By Joe Ricchio | Photographs by Kristin Teig
Traditional Asian street food is greatly enhanced when it is created with fresh Maine ingredients. This seems simple enough. But if you still require proof, let Long Grain show you the way.
One of the most common misconceptions about Long Grain in Camden is that its cuisine is exclusively Thai.
In actuality, a wide range of Asian styles are offered, in a fashion similar to what one might find in the sprawling food courts and hawker stalls of Bangkok. Owners Paula Palakawong and Ravin “Bas” Nakjaroen hail from this great city, which they call “one big melting pot of all cuisines.”
“We focus on traditional dishes and flavors, while utilizing the ingredients that are seasonally available,” Palakawong says. “We are continually amazed by the way this makes classic food even better and more interesting.” Long Grain almost exclusively relies on products from local purveyors, and creates damn near everything from scratch.
While navigating my way through the narrow dining room, I observe a plethora of antique cooking tools hanging from large wooden planks affixed to the walls. According to Palakawong, they were all discovered in local antique shops over a period of two years. The decor is fairly sparse, allowing the presentation of the food to be the center of attention.
Palakawong and Nakjaroen opened Long Grain in the summer of 2010, after moving from Fort Lauderdale, Florida, where they had operated a contemporary Thai restaurant called the Four Rivers. Nakjaroen runs the kitchen. He’s a self-trained chef who learned cooking techniques from his mother and grandmother and who began cooking professionally in his teens. Palakawong attended college and initially began working in restaurants only for a “transitional period while looking for a regular job.” Yet here she is today.
The wine list, though small, is appropriate for a menu made up primarily of authentic Asian cuisine. These wines tend to have a higher level of acidity, which makes them better suited to pairings with bold, spicy flavors. On this particular visit, I select a bottle of 2010 Domaine des Aubuisieres Vouvray Les Girardieres, an off-dry chenin blanc suffused with the flavors of honey and candied lime peel. This wine will go the distance with all of the dishes we order—even dessert.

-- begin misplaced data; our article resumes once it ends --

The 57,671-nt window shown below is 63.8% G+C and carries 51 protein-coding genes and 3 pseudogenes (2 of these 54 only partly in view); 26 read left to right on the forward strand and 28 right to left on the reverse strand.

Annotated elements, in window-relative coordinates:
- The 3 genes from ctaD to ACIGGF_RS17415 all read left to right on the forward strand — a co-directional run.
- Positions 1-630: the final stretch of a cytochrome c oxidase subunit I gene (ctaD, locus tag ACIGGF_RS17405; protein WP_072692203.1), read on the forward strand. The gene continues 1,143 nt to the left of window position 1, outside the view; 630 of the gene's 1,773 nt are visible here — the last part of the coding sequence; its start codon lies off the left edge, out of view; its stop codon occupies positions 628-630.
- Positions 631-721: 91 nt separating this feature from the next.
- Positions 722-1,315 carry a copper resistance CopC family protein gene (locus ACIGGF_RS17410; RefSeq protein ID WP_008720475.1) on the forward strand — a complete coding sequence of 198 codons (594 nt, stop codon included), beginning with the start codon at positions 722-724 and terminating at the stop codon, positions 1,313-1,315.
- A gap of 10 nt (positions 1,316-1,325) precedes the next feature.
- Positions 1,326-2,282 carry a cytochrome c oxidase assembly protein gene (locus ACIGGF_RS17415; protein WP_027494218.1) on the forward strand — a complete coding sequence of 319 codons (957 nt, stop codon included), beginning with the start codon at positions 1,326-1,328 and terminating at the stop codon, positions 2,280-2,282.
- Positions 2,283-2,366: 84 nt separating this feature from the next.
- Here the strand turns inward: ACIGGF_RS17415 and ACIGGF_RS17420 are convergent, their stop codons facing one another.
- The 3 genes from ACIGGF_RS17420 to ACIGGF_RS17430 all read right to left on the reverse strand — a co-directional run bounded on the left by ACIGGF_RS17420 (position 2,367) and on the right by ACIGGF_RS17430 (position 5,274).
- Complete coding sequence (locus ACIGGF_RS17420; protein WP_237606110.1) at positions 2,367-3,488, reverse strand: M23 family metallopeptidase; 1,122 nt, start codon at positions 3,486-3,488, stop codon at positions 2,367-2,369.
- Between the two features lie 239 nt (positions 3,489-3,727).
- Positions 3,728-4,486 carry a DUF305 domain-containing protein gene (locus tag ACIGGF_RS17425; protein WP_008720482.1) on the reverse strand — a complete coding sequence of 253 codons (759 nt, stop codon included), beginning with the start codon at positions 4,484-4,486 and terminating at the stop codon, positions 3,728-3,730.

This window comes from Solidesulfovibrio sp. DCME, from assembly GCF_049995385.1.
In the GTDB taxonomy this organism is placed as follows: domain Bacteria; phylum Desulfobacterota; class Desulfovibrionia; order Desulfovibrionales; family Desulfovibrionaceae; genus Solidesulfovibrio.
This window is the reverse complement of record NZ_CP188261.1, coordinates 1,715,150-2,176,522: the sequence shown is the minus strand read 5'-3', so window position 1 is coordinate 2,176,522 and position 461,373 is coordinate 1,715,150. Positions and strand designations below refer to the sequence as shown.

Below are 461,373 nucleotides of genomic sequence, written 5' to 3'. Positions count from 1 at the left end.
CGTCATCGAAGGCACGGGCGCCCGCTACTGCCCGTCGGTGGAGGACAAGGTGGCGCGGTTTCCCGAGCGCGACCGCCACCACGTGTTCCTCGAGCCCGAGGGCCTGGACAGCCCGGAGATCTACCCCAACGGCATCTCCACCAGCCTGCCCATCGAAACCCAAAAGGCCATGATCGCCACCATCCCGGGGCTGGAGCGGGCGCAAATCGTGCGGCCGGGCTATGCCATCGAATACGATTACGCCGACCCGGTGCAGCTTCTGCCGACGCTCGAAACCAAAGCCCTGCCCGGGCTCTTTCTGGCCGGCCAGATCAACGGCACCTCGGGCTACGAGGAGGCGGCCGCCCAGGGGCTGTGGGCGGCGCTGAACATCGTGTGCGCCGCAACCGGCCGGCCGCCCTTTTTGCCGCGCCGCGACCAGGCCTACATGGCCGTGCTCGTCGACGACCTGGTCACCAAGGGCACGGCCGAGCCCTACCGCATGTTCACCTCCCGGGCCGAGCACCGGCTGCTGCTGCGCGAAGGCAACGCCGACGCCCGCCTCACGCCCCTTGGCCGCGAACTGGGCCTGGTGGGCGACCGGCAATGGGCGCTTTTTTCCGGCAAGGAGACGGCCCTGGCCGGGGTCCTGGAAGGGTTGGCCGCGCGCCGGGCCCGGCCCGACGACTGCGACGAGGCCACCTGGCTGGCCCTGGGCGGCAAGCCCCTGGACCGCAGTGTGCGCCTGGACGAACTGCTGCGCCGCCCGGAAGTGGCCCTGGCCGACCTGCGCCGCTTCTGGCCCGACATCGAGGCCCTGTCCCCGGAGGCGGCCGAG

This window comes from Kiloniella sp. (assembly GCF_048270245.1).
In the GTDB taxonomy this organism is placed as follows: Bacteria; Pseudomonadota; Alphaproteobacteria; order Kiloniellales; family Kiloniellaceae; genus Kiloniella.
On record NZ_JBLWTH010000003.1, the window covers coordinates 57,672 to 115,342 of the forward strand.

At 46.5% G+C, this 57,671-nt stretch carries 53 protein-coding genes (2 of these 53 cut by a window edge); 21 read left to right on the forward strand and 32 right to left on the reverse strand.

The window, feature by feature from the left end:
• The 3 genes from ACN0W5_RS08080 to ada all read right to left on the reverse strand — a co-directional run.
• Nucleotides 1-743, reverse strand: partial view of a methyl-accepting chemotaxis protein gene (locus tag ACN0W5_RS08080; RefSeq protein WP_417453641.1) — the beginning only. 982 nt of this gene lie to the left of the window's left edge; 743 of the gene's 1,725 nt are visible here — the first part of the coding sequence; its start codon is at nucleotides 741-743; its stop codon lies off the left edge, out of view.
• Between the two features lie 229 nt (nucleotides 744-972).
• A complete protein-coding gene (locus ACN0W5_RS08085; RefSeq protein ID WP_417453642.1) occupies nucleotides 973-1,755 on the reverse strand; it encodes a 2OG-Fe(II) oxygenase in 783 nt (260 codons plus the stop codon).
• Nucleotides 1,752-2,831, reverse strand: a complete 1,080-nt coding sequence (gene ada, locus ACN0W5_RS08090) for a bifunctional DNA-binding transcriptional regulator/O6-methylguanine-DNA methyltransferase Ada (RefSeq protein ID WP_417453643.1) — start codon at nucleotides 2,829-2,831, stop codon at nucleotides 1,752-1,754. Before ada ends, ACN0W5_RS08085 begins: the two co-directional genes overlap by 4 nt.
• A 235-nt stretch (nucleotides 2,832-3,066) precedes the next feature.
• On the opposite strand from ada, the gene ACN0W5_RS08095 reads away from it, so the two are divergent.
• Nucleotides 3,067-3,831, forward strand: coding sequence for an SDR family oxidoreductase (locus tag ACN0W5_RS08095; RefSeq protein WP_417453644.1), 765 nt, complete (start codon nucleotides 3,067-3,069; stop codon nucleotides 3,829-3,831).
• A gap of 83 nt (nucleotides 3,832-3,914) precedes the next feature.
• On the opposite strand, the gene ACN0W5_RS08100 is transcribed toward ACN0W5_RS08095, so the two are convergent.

As Palakawong skillfully glides through the dining room delivering artfully presented plates of tantalizingly aromatic food, she makes routine stops to chat with regulars and greet newly arriving patrons at the door. Our appetizers begin to materialize, starting with the nua nam tok, a northeastern-style Thai beef salad topped with red onion, scallions, chili paste, lemongrass, and leafy greens. Marinating the tender beef in roasted rice paste has imparted a pleasant smoky flavor that complements the fiery chilies and fragrant lemongrass.
Coconut soup is up next, with creamy, locally made Heiwa Tofu, rustic chunks of galangal, whole bird chilies, and a mixture of wild chanterelle, king oyster, and chicken-of-the-woods mushrooms. The broth is delicate and not cloyingly sweet, and the whole chilies will take the heat up several notches if you choose to eat one. Long Grain utilizes several adept local foragers in an effort to showcase the best mushrooms of the season. Palakawong enjoys how “each wild mushroom has its own unique flavor and texture, making them a great example of an ingredient that greatly enhances this style of cuisine.”
Pork, shrimp, and local seaweed dumplings arrive in a small bamboo steamer. The dough for the wrappers is made in-house—much like everything else—and it valiantly holds in the excessive amount of filling packed into each dumpling. For our final “starter,” we order the roasted eggplant special, which has been stuffed with seasoned ground pork and showered with mint, cilantro, and chili-lime vinaigrette. It is truly Asian comfort food at its best.
The service at Long Grain is not only friendly and attentive, but the servers are also well informed about the ingredients and where they are sourced. Every item that could possibly be local is local—a practice that Palakawong and Nakjaroen take very seriously.
As the bottle of Vouvray diminishes, our main courses arrive. The first is a spicy and sour stir-fry of house-made kimchi, braised pork belly, and meaty royal trumpet mushrooms accompanied by dense and toothsome rice cakes. As it turns out, the spicy stir-fried noodles in our pad ke mo are also cut from the same flour block as the rice cakes, and they are served with a healthy amount of Thai basil, wilted greens, wild mushrooms, and chicken breast.
I decide to transition to beer, choosing the Hitachino Nest White Ale from the Kiuchi Brewery, located in Japan’s Ibaraki prefecture. It has a rich, honeyed quality, making it a strong follow-up to the wine.
Although I’m quite full at this point (nothing new here), we decide that the desserts, which Palakawong refers to as “contemporary,” are not to be missed. The coconut panna cotta with mixed berries is velvety and flavorful, and the baked coconut custard is truly unforgettable. It has been brûléed on top, giving it a nice crunch to complement the creamy custard perched atop a pool of sweet purple sticky rice.
Considering the amount of painstaking effort that goes into each dish, Long Grain’s prices are extraordinarily reasonable. When I ask her why they have chosen Camden as the home for their restaurant, Palakawong replies that the people who live here care deeply about the quality of their life and their food. It’s a mentality that is perfectly suited to the culinary experience Palakawong and Nakjaroen have created: unique, exotic dishes made from ingredients right outside your back door.31 Elm St. | Camden | 207.236.9001